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Report Finds GE Crops Threaten Public Health and the Environment
(Beyond Pesticides, June 19, 2003)
Nearly 40,000 field tests of genetically engineered (GE) crops were authorized by the Department of Agriculture between 1987 and 2002 (10,000 of which were in the past two years), despite serious environmental threats and inadequate regulations to monitor their impacts, according to a report released by the U.S. Public Interest Research Group (U.S. PIRG) on April 18, 2003.

The report, Raising Risk: Field Testing of Genetically Engineered Crops in the U.S., highlights potential health and environmental risks associated with the release of GE plants. For example, when a field test of a GE crop designed to produce a pig vaccine contaminated commercial crops last fall, 500,000 bushels of soybeans had to be quarantined and eventually destroyed. In addition, a National Academy of Sciences' report last year confirms that the government permitted commercial growth of a variety of GE corn found toxic to monarch butterflies under field conditions. The report concludes that, if field experiments are not properly monitored, the resulting genetic pollution can put farmers' livelihoods and the environment at risk.

"Our environment is being used as a laboratory for widespread experimentation on GE crops with profound risks that, once released, can never be recalled," said U.S. PIRG Environmental Advocate Richard Caplan. "Until proper safeguards are in place, this unchecked experiment should stop."

Findings of the U.S. PIRG report include:

  • As of January 2003, the ten states and territories that have hosted the greatest number of field test sites are Hawaii (4,566), Illinois (4,014), Iowa (3,831), Puerto Rico (2,957), California (1,709), Nebraska (1,699), Pennsylvania (1,672), Minnesota (1,414), Indiana (1,256), and Idaho (1,170).
  • Since 1995, seven of the top ten companies seeking to conduct field tests have merged into two companies: Monsanto and DuPont.
  • Between 1987-2002, Monsanto (or a now wholly-owned subsidiary) applied to conduct the greatest number of field tests, with more than 3,000 applications.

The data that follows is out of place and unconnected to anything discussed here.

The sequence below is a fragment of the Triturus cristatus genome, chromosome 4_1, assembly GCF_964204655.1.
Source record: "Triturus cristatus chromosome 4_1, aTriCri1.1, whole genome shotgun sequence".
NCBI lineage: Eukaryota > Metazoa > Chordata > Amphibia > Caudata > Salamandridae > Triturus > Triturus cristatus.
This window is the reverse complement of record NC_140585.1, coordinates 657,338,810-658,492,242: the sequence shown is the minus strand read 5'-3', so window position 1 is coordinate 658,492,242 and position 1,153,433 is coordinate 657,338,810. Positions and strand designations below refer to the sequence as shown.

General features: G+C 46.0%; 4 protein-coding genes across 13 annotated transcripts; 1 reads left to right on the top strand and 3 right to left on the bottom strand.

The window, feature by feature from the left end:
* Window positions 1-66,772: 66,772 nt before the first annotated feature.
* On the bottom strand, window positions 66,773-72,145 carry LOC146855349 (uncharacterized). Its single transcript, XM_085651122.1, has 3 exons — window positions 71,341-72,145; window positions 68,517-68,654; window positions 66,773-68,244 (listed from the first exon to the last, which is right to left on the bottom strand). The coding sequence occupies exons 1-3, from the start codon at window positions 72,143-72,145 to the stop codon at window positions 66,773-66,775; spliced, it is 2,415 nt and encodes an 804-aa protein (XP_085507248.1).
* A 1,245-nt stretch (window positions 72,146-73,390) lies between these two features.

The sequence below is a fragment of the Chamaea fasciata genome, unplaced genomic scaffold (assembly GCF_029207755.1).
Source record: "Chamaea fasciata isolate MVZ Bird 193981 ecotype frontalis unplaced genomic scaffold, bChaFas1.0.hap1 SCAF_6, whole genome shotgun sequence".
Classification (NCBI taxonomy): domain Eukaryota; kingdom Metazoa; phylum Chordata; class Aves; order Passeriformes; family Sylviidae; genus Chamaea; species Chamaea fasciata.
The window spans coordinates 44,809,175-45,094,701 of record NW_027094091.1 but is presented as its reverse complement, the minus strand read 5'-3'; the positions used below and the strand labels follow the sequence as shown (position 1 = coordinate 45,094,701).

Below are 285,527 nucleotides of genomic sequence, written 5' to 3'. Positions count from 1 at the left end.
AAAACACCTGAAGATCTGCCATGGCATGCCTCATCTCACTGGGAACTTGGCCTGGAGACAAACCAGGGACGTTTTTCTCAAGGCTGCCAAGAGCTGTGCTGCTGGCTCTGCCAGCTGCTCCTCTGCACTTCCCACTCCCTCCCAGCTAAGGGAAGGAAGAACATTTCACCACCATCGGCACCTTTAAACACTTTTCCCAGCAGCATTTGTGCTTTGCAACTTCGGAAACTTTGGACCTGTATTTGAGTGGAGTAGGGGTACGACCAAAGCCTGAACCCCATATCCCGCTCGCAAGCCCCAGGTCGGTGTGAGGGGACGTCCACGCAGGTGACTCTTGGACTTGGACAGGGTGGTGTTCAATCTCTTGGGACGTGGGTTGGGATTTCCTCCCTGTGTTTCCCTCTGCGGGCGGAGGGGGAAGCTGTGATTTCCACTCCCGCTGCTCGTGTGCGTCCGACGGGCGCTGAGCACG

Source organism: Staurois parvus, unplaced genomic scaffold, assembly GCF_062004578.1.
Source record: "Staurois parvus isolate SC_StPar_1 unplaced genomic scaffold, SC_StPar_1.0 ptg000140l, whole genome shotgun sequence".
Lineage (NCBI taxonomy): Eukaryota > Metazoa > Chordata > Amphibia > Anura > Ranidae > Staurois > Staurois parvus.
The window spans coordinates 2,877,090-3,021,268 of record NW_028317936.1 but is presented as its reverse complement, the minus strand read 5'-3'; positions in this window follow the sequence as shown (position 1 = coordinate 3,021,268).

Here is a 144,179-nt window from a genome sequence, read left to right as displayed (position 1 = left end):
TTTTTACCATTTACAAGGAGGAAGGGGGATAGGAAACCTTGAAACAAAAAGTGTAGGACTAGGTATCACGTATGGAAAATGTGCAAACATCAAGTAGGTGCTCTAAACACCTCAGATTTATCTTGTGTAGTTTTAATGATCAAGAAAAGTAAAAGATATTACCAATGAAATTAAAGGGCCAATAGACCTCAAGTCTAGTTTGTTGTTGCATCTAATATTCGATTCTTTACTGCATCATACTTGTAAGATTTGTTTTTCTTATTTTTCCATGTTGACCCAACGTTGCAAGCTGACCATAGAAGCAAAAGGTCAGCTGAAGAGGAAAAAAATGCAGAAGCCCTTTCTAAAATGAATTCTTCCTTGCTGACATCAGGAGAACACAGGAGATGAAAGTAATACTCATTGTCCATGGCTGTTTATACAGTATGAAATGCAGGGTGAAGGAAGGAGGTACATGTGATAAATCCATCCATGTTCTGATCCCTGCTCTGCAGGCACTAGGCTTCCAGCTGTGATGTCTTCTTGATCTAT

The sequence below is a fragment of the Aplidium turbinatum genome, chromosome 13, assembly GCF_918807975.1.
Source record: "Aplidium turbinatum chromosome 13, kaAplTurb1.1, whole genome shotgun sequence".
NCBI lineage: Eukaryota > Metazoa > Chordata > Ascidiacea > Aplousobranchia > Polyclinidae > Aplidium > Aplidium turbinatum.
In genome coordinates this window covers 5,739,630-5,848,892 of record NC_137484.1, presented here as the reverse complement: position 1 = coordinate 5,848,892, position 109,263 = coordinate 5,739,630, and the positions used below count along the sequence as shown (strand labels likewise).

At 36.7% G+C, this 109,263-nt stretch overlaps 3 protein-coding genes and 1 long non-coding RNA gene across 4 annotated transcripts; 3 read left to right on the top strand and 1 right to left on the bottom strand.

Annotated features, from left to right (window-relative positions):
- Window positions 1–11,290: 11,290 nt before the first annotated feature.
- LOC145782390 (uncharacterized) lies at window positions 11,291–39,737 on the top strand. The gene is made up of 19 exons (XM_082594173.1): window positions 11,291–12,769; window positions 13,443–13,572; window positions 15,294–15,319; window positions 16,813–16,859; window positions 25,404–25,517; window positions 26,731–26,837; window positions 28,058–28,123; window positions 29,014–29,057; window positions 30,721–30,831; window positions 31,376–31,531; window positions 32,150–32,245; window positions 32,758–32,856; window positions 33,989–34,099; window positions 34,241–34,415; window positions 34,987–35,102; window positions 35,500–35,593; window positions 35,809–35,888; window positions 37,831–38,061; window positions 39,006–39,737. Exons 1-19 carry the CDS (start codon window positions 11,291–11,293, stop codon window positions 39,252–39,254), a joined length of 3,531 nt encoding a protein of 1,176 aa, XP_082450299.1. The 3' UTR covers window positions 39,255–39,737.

• Nearly 70% of all field tests conducted in the last year now contain secret genes classified as "Confidential Business Information," allowing the public no access to information about experiments being conducted in their communities.

U.S. PIRG charges that field-testing GE crops in such a widespread way poses serious threats to the environment, public health, and neighboring farmers. One risk to farmers of improperly monitored field tests is loss of export markets for their crops. Wheat, which has been authorized for more than 330 field tests of GE varieties, is of particular concern. Many international trading partners have told U.S. wheat exporters that they will stop buying U.S. wheat altogether if any contamination is detected.

Biotechnology is expected to be a major theme of the meeting of world agricultural ministers in Sacramento next week. "U.S. field testing of GE crops, wheat in particular, have our trading partners abroad very concerned," said Caplan. "The U.S. should stop trying to force other countries to change their rules for GE crops and work on improving our own inadequate system," he continued.

U.S. PIRG also charges that USDA-approved field tests ask all the wrong questions. These experimental GE crops are grown in the open environment primarily to determine whether or not an engineered seed successfully grows and expresses the desired trait. Despite the large number of field experiments that have occurred, fundamental questions about their impact remain unanswered, including long-term impacts on the soil and non-target species.

U.S. PIRG calls for a moratorium on GE foods unless:

  • Independent testing demonstrates safety;
  • Labeling for any products commercialized honors consumers' the right to know; and
  • Biotechnology corporations are held accountable for any harm done.

"GE foods have no place on supermarket shelves or in our environment until proper safeguards are in place," added Caplan. "This rush to market without regard for human health and the environment could be disastrous."

Source: U.S. PIRG. For more information contact Richard Caplan or Jen Mueller at 202-546-9707.